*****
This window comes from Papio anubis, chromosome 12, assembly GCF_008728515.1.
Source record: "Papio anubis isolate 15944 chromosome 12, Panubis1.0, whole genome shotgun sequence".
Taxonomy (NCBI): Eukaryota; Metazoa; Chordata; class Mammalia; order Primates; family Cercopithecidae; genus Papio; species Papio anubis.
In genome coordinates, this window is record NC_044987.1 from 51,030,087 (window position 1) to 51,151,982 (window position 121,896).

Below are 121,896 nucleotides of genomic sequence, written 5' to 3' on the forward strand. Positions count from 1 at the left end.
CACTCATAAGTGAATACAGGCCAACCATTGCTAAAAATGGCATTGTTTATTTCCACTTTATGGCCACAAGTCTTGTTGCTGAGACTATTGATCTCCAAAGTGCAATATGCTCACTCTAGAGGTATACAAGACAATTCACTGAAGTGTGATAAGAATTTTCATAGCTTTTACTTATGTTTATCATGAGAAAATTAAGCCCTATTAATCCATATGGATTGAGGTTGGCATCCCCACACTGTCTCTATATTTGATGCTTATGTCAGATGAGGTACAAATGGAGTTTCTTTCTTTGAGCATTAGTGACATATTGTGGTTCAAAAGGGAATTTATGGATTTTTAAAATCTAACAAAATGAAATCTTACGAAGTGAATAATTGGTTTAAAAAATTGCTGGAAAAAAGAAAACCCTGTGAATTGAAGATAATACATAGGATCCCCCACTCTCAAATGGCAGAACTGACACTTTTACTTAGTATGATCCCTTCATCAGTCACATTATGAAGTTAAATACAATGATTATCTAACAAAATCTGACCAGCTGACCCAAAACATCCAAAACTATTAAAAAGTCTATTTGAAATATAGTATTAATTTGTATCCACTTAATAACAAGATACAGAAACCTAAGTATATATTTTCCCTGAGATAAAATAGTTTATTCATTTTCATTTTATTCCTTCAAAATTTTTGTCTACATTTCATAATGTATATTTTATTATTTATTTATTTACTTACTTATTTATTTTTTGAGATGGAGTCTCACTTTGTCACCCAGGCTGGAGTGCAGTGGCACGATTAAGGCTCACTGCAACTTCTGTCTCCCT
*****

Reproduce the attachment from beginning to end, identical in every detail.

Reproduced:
This window comes from Papio anubis, chromosome 12, assembly GCF_008728515.1.
Source record: "Papio anubis isolate 15944 chromosome 12, Panubis1.0, whole genome shotgun sequence".
Taxonomy (NCBI): Eukaryota; Metazoa; Chordata; class Mammalia; order Primates; family Cercopithecidae; genus Papio; species Papio anubis.
In genome coordinates, this window is record NC_044987.1 from 51,030,087 (window position 1) to 51,151,982 (window position 121,896).

Below are 121,896 nucleotides of genomic sequence, written 5' to 3' on the forward strand. Positions count from 1 at the left end.
CACTCATAAGTGAATACAGGCCAACCATTGCTAAAAATGGCATTGTTTATTTCCACTTTATGGCCACAAGTCTTGTTGCTGAGACTATTGATCTCCAAAGTGCAATATGCTCACTCTAGAGGTATACAAGACAATTCACTGAAGTGTGATAAGAATTTTCATAGCTTTTACTTATGTTTATCATGAGAAAATTAAGCCCTATTAATCCATATGGATTGAGGTTGGCATCCCCACACTGTCTCTATATTTGATGCTTATGTCAGATGAGGTACAAATGGAGTTTCTTTCTTTGAGCATTAGTGACATATTGTGGTTCAAAAGGGAATTTATGGATTTTTAAAATCTAACAAAATGAAATCTTACGAAGTGAATAATTGGTTTAAAAAATTGCTGGAAAAAAGAAAACCCTGTGAATTGAAGATAATACATAGGATCCCCCACTCTCAAATGGCAGAACTGACACTTTTACTTAGTATGATCCCTTCATCAGTCACATTATGAAGTTAAATACAATGATTATCTAACAAAATCTGACCAGCTGACCCAAAACATCCAAAACTATTAAAAAGTCTATTTGAAATATAGTATTAATTTGTATCCACTTAATAACAAGATACAGAAACCTAAGTATATATTTTCCCTGAGATAAAATAGTTTATTCATTTTCATTTTATTCCTTCAAAATTTTTGTCTACATTTCATAATGTATATTTTATTATTTATTTATTTACTTACTTATTTATTTTTTGAGATGGAGTCTCACTTTGTCACCCAGGCTGGAGTGCAGTGGCACGATTAAGGCTCACTGCAACTTCTGTCTCCCT